Is coffee good for you? Bad for you? Neutral? It’s a debate we seem to hear a new argument about all the time. Some research shows coffee has benefits. Other studies show it has negative effects. So, what’s the truth about coffee? Is it good for you or not? Unfortunately, I can’t definitively tell you whether you should or shouldn’t consume coffee. That’s because it depends on what your overall health is like. Some people do just fine consuming a moderate amount of coffee on a daily basis. But for other people, coffee can cause problems. Let’s take a look at some factors that might affect whether or not you should break up with coffee.
First off, it’s relevant to note that around 80% of American adults consume coffee everyday. Caffeine is the most widely used drug in the world. And it’s easy to see why! Caffeine has some obvious positive effects, such as helping you feel more alert and even boosting your mood.
When Should You Lay off the Coffee?
But what about when you consume too much caffeine—or consume it when your body is already struggling with symptoms? Here are some indications you might want to lay off the coffee, at least temporarily:
You suffer from anxiety. If you have anxiety, caffeine can intensify your symptoms. Now, your daily cup of coffee is probably not causing your anxiety. But if you’re 5 cups in by noon and you notice your anxiety is increasing, the caffeine is certainly not helping.
You struggle with blood sugar regulation and/or adrenal fatigue. If your body is under stress—which is the case if you have either of these issues—adding caffeine is not going to help. Instead of helping your body get sustainable energy sources, caffeine will give you a quick boost, followed by a crash. It’s best to lay off the coffee while you are trying to heal your body, then reintroduce it when you are healthy.
You have a hard time staying hydrated. If your body is desperate for water and instead you provide it with iced coffees and Diet Cokes all day, you’re going to get dehydrated. Caffeine is a diuretic, meaning it can accelerate dehydration. Symptoms of dehydration include excessive thirst, headaches, dizziness, and irritability. If you’re struggling throughout your day with dehydration, it’s time to cut back on the caffeine.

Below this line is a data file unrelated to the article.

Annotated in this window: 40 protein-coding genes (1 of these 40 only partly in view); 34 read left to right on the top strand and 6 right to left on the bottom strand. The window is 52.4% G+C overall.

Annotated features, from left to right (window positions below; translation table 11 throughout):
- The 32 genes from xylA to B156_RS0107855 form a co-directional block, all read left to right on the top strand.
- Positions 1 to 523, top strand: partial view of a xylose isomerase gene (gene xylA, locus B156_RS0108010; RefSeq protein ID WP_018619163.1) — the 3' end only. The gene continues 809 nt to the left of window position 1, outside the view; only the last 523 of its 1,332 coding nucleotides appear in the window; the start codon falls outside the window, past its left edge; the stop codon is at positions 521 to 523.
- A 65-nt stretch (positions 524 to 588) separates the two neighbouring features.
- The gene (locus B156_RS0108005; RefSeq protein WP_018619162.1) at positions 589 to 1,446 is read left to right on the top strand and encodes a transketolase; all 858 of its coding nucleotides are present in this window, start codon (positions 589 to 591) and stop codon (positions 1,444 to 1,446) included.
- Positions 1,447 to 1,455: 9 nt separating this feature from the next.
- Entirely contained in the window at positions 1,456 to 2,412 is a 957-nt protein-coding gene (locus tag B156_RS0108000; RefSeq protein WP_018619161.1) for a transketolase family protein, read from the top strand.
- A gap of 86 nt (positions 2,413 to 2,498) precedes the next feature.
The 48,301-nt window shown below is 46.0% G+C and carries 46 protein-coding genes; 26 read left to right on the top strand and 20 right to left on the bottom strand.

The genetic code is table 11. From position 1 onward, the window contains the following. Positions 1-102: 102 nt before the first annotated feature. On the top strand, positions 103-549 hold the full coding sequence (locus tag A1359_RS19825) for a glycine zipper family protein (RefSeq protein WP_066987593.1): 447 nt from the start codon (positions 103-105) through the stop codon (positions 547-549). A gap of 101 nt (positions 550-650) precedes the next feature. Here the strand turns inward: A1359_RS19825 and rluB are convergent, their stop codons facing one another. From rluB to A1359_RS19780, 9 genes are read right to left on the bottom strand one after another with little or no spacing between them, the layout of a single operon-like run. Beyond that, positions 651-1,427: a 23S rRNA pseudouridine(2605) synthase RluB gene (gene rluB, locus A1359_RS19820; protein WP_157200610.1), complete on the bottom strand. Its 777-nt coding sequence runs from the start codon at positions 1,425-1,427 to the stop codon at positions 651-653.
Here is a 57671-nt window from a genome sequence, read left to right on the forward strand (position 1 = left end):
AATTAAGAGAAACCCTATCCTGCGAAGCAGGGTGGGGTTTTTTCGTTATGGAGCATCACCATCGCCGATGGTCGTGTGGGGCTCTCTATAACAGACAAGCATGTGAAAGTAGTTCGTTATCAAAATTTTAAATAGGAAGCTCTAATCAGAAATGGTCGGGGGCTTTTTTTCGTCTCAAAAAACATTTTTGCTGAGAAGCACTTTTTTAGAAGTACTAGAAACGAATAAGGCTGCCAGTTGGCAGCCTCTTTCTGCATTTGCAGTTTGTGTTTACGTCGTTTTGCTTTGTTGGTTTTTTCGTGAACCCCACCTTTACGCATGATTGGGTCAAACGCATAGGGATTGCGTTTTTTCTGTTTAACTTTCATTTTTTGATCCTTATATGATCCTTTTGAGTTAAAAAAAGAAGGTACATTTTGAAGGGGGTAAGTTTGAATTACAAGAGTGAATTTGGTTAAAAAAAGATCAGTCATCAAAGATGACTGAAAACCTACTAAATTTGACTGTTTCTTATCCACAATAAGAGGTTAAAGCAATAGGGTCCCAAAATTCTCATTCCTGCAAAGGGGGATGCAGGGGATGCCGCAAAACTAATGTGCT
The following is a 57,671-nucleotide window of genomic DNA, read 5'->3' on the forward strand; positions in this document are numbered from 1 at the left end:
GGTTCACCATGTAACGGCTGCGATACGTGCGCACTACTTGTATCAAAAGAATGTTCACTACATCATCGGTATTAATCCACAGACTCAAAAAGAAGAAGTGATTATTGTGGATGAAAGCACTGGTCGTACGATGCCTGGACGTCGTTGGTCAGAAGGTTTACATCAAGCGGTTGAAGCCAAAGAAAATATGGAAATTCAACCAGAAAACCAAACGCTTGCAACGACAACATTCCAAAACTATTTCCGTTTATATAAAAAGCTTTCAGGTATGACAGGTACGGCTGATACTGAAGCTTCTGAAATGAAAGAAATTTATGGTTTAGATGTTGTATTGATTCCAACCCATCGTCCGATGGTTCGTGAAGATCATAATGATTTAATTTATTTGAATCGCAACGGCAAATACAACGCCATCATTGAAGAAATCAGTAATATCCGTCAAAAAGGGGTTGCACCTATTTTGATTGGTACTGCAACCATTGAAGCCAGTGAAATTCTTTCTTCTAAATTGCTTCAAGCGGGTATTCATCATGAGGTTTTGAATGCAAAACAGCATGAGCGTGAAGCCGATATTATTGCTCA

You don’t sleep well. Caffeine is a stimulant, so it can affect your ability to sleep—especially if you consume it within a few hours of your bedtime. If you’re struggling with sleep, caffeine is certainly not going to help.
You can’t go without it. Caffeine is highly addictive. People who consume it daily typically experience withdrawal symptoms when they go without—headaches, irritability, etc. If you feel like you’re developing a dependence on coffee, it might be time to cut back.
I know coffee is the magic morning elixir for many of us (myself included!). It might be hard to picture giving it up—even for a short time. But if you are struggling with any of these issues, it may be in your best interest to take a break from the caffeine to allow your body to heal and restore.
Interested in learning about other nutritional changes you can make to start healing your symptoms, so you can feel your best? Join me for my 6-week group nutrition program, Educate and Activate! Enrollment is open now and the group starts April 19th.
The content found on Integrative Counseling and Nutrition Consulting platform is not intended to be a substitute for professional therapeutic advice, diagnosis, or treatment. Always seek the advice of your psychiatrist, therapist or other qualified mental health provider with any questions you may have regarding a mental health condition.